The North American Monsoon (NAM) is slowly developing across northern Mexico but has not yet spread northward into Arizona. Nonetheless, some tropical moisture moved northward across the state and produced some showers and thunderstorms. In fact, one thunderstorm produced almost 1/2 inch of rain on the southwest side of Flagstaff (including my house!) and the temperature dropped more than 25°F resulting in pleasant conditions.
These storms produced a cool outflow boundary that pushed southward off the Mogollon Rim and into the lower elevations. These outflows can result in new thunderstorms forming over Sedona—one of my favorite places for photographing storms and lightning. And so I headed to Sedona.
The outflow boundary was apparent as a line of shallow cumulus clouds roughly aligned east to west across the area. I selected a spot on Upper Red Rock Crossing Road to shoot towards Cathedral Rock and then waited for lightning.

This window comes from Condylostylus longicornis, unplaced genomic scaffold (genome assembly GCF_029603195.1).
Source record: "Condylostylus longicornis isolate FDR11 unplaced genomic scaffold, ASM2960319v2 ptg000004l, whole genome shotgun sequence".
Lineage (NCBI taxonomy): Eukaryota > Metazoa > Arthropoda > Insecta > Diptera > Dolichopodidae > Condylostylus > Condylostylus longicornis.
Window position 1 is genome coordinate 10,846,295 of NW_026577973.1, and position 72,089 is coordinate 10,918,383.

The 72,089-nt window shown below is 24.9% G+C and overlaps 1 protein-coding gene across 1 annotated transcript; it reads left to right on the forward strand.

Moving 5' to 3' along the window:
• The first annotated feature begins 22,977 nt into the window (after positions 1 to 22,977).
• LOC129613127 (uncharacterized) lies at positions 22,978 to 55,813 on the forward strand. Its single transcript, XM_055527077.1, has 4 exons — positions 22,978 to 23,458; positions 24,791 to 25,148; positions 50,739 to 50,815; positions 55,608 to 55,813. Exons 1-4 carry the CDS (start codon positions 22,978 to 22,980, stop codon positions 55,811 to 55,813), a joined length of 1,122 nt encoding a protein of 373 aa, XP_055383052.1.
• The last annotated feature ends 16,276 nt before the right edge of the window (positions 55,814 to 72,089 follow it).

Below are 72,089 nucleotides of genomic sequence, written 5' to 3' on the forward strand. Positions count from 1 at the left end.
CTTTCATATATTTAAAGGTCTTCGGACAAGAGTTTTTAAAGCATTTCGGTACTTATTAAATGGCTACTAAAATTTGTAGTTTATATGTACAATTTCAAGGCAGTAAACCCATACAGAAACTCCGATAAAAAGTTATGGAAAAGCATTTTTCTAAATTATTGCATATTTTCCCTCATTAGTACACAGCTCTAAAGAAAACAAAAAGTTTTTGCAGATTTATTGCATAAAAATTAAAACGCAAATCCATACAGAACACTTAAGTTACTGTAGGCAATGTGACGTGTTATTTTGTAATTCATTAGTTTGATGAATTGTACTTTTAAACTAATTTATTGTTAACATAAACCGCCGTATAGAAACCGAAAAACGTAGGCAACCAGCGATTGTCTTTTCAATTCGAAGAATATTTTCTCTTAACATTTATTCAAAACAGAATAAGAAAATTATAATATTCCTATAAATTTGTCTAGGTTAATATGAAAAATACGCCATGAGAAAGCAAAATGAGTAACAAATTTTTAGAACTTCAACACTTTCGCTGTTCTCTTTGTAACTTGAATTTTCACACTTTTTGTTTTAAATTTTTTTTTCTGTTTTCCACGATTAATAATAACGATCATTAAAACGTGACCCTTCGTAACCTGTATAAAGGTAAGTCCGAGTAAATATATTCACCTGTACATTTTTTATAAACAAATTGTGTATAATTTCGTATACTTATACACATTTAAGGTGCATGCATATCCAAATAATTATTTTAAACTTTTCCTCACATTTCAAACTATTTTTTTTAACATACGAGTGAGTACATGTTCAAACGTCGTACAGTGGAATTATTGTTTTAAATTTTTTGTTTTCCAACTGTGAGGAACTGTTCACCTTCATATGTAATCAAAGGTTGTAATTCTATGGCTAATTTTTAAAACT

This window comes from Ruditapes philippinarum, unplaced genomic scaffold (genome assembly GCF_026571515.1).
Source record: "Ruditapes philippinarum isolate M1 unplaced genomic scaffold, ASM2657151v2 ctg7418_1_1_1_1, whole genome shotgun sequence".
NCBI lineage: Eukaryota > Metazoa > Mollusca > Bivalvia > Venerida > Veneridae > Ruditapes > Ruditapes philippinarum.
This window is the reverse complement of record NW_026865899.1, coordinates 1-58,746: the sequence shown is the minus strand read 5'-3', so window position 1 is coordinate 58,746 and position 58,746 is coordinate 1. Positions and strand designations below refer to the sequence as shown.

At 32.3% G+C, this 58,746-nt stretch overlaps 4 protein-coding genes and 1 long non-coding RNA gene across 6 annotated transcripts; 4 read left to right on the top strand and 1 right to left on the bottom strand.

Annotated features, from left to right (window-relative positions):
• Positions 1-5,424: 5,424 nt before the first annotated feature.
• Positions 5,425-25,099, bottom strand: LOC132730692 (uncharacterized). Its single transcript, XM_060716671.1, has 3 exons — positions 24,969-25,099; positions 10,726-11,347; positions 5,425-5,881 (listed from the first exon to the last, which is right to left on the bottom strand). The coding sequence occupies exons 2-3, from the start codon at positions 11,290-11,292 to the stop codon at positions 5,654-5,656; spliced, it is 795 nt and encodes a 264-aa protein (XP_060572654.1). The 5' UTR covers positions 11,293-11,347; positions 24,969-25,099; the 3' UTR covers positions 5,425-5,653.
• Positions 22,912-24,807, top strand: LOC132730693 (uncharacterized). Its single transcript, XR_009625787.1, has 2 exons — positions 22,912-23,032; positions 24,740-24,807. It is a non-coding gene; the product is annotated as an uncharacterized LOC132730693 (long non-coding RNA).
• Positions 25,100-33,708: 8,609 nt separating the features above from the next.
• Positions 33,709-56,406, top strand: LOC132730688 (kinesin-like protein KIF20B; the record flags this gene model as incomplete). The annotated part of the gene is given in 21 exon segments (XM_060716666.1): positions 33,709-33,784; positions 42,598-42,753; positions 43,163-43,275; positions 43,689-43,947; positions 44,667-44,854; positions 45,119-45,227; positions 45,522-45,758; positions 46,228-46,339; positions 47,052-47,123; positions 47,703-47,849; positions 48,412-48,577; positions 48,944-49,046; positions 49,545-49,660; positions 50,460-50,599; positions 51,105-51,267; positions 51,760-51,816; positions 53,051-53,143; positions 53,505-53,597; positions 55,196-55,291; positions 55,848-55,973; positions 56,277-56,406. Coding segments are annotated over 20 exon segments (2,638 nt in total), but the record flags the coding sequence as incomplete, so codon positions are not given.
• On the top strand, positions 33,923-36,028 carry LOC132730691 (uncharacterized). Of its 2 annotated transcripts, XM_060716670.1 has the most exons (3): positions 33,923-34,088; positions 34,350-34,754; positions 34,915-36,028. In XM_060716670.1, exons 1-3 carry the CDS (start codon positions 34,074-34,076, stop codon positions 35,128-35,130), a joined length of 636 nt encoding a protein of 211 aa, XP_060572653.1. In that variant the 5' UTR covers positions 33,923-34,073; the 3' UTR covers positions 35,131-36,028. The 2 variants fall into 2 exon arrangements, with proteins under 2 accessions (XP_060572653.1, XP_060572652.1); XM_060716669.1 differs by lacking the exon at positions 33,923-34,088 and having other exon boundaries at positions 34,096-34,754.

It was a long wait.
From first test photo to first lighting was a little over an hour. I’m patient but I almost gave up.Then, suddenly, a flash across the sky. Missed it—because I was zoomed in too tight. A moment later—another flash and this one I got. And that was it. No more flashes.
Time to move to another location and shoot twilight colors. I often find myself at the defunct Sedona Cultural Park because it has wide open vistas to the west (at least for now). I arrived as the sun was setting and everyone else was leaving. But the so-called “Blue Hour” can be the best time. If you take long exposures, you can get some really nice colors. I particularly liked this cloud because of the thin streamers of precipitation falling with twilight colors in the background.
A day later and the moisture has moved out of the area resulting in more typical hot, dry days with clear blue skies. Boring.